On Stage At The Overland Theater
Dad and I were walking home from the Overland Theater.
“Was I good?” I asked.
“You were gawking up and down, everywhere but front, facing the crowd,” he said.
Crushed, I replied in a tiny voice, “I’ll do better tomorrow night. I’ll wave my stick better.”
He shook his head.
“But,” I cried, “They give the kids their red balloons to keep tomorrow night.”
It was no use. I had flubbed my performance in the chorus of the grade school production of “Meet Me in Bubble Land.”
At five years of age, I was awestruck by the majesty of our town’s Overland Theater. This legitimate play house had opened in 1897 and many famous actors had appeared on its stage. Theater companies playing in Kansas City and Omaha would use our town as a “break” and thus give locals a stellar performance. Thousands of dollars had been used to build this beautiful, ornate building. However, its crowning glory was the drop curtain that was a painting of an Indian attack on an Overland stagecoach. One could stare at the thrilling action on that piece of asbestos for hours. I was certain that only the truly gifted would display their talents in that theater.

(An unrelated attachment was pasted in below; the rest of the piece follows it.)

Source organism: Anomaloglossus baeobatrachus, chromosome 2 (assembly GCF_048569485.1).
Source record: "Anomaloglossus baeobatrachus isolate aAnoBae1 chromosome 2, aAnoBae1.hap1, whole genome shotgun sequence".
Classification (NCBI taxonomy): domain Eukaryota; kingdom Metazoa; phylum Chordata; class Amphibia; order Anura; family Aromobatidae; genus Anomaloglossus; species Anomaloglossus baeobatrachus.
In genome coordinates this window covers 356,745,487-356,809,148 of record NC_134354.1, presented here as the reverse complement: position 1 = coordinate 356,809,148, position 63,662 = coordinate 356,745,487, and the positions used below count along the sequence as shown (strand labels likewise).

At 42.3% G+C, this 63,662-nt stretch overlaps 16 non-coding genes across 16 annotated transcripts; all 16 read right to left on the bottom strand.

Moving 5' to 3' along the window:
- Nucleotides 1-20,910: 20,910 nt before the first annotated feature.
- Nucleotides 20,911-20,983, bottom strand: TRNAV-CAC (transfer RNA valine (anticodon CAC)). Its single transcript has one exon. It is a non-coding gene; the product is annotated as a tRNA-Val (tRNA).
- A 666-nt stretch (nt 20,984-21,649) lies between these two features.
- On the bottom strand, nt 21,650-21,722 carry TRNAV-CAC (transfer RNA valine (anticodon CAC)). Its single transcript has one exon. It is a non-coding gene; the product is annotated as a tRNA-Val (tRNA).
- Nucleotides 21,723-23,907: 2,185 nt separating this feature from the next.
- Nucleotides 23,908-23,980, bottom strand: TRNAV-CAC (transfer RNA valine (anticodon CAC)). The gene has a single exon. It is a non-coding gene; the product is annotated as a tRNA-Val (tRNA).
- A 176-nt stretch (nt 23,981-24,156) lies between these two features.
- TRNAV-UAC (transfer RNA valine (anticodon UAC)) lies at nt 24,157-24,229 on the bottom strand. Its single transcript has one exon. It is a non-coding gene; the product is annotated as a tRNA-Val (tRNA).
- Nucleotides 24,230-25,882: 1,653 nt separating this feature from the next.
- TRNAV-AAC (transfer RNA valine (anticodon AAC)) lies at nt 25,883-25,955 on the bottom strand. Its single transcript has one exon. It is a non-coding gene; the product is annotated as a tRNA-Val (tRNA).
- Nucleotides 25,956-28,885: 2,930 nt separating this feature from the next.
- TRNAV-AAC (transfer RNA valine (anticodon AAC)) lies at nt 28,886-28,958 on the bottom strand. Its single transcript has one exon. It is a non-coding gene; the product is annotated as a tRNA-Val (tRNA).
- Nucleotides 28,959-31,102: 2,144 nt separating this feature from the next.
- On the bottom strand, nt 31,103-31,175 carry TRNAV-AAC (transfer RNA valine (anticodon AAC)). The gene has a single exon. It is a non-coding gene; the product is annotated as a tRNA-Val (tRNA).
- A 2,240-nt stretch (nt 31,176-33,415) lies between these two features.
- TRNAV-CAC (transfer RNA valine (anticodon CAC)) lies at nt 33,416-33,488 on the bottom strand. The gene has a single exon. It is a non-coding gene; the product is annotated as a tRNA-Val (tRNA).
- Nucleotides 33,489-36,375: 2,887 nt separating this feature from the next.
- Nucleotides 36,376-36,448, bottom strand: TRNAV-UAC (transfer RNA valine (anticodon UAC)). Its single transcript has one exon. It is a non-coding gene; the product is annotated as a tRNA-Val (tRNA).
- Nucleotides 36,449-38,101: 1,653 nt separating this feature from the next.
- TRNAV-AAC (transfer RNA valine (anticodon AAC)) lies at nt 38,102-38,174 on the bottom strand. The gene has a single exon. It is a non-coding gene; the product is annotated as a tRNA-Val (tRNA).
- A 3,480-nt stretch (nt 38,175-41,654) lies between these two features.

One magic year, when some of us turned fourteen years old the town advertised an “Amateur Contest” that was open to any citizen, of any age and would be held on the magical stage of the Overland Theater. There would be dozens of contestants vying for the prizes being given out by the City Fathers.
Throwing caution to the wind, Mig, Scoot, my little sister, Patty, and I entered or names as “A Marx Brother’s Skit.” Mig had a curly mop to wear as Harpo; Scoot wore a pointed hat as Chico, and I painted on a black moustache as Groucho. Patty wore a long dress and acted as the “society woman.” At that age, we knew no shame. We worked so hard and go so many laughs we were certain we had won first place.
What we didn’t count on was a blond girl who sang and later went on to be Miss Nebraska in the Miss America Contest.
I guess the other entrants were crestfallen, losing like that, but as for me I felt all warm and fuzzy. I had “trod the boards” of the Overland Theater, not once but twice!
Mary Elizabeth Mruzik